Dioscorides and the Madrake

Histories of the Microcosm

Dioscorides and the Mandrake

Changing Historical Conceptions
and Medical Uses

Maria Débora Pereira

University of Lisbona

Comèl Grant

Dioscorides’ De materia medica was the main historical source of information on the medicines used by the Greeks, Romans and other cultures of antiquity, making it one of the most enduring books in all of natural history and pharmacology. Unlike the works of many classical authors, Dioscorides’ work was not “rediscovered” in the Renaissance, it simply never went out of circulation. De materia medica (composed at around 77 AD, Fig. 1) consisted of five books and was dedicated to Laecanius Arius, a friend and mentor who had been court physician to Augustus in 23 AD. The work stands out as the main classical source of modern botanical terminology and the most important pharmacological text for sixteen centuries. It covers some 1,000 simple medicines and provides expert descriptions of nearly 600 plants.

Its author, Pedanius Dioscorides (40–90 a.C) was born in Anazarbus, a city in the province of Cilicia, ancient Anatolia (now southeastern Turkey) and studied medicine at Tarsus, where there was a strong tradition of teaching pharmacology. Dioscorides’ travels as a surgeon in the armies of the Roman emperor Nero (54-68 AD) gave him the opportunity to study the characteristics, distribution and medicinal properties of many plants and minerals. Although he states that he lived a ‘soldier’s life’, his work refers almost exclusively to plants found in the Greek-speaking eastern Mediterranean, particularly from the Aegean to the Levant. The few mentions of other more distant places, such as the Balearic Islands, India and Britain, may have been based on reports from other people rather than his own travels. [1]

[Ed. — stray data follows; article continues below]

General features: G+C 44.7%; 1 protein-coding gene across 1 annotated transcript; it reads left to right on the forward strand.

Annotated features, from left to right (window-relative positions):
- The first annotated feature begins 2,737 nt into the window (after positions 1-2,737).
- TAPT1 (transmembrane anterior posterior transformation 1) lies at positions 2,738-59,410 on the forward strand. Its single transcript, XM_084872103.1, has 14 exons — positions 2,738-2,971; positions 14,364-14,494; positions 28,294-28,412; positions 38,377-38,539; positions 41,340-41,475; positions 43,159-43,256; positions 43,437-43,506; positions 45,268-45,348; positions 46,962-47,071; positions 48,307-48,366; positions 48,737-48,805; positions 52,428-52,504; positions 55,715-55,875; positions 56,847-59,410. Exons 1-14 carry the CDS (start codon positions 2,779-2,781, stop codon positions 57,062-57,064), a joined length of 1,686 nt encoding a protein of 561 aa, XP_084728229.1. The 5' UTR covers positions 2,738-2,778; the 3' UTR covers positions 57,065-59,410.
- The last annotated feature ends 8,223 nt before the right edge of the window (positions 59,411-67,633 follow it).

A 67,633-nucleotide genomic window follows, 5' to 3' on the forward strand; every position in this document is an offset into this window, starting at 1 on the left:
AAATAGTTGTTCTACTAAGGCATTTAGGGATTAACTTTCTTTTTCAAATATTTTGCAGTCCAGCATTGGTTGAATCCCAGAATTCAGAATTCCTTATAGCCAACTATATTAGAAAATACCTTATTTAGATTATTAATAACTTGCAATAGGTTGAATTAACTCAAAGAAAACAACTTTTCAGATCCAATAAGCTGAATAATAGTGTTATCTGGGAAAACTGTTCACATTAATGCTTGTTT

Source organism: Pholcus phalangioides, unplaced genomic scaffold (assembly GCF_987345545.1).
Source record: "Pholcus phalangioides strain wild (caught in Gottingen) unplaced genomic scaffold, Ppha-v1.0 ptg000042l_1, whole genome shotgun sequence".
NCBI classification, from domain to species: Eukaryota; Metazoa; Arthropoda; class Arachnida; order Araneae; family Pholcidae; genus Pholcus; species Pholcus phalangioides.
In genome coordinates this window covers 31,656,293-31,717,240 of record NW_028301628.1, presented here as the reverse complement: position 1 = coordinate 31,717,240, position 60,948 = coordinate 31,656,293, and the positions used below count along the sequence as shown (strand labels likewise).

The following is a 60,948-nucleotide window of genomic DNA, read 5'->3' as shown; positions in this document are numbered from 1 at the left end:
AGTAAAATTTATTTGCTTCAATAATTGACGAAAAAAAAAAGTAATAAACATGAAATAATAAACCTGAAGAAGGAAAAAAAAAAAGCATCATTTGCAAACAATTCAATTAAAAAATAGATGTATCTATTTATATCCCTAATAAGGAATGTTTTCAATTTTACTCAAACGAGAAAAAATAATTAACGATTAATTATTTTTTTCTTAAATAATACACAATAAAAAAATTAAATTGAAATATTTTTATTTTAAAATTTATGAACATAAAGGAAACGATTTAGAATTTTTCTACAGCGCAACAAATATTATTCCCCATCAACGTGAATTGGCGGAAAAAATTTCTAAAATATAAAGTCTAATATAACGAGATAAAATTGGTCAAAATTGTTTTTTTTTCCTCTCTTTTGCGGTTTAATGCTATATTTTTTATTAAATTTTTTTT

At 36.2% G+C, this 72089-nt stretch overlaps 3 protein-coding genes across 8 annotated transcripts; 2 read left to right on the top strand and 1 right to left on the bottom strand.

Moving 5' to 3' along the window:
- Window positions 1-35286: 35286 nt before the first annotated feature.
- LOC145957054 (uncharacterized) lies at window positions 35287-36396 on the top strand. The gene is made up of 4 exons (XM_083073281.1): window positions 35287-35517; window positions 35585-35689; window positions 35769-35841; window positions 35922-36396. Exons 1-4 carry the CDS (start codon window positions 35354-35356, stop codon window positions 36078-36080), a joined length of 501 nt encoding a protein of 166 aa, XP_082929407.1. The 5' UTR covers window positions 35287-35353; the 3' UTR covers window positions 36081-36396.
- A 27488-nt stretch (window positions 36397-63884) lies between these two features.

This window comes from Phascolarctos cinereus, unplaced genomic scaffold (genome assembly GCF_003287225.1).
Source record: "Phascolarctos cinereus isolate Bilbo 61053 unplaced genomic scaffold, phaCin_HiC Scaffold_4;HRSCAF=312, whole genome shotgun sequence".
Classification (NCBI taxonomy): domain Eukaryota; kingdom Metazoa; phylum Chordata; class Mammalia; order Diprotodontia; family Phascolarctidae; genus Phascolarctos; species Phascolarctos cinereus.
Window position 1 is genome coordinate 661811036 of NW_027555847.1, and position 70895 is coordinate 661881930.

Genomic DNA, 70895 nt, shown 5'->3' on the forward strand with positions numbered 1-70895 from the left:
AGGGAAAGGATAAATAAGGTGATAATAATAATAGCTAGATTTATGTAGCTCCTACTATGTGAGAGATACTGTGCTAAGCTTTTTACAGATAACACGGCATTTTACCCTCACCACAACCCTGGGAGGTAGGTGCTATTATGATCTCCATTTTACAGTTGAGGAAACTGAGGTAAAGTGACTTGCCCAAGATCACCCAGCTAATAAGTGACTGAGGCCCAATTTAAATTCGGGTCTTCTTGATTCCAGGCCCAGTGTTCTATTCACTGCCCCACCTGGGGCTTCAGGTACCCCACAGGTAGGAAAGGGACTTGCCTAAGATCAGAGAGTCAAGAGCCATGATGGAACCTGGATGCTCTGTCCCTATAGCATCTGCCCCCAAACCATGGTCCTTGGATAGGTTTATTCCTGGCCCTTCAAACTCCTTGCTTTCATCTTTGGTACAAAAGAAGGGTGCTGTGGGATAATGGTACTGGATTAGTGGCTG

Figure 1. First edition of Pietro Andrea Mattioli’s commentary on Dioscorides’s De Materia Medica (Venice, 1544), Frontispiece.
Figure 2. Title page of an early printed Latin translation of Dioscorides’s De Materia Medica, Lyon, 1512.

Dioscorides’ aim was to compile as complete a list of medicinal substances as possible, based not only on his reading of ancient authors such as Crateuas and Sextius Niger, but also on his own experience and the accounts of people he had personally interviewed. His experience is reflected in his observations on how to harvest, prepare and store herbs in the most effective way. Dioscorides gives a concise description of each plant, its appearance, properties and uses, both in the treatment of humans and animals and as a household remedy. De materia medica begins by listing the categories of animals, minerals and plants (divided into roots, vegetables, fruits, trees and shrubs) and goes on to describe the effects of each substance on the body. As he explains, people looking for a remedy for a particular ailment would find it easier if the substances were listed according to their virtues rather than in a long alphabetical order.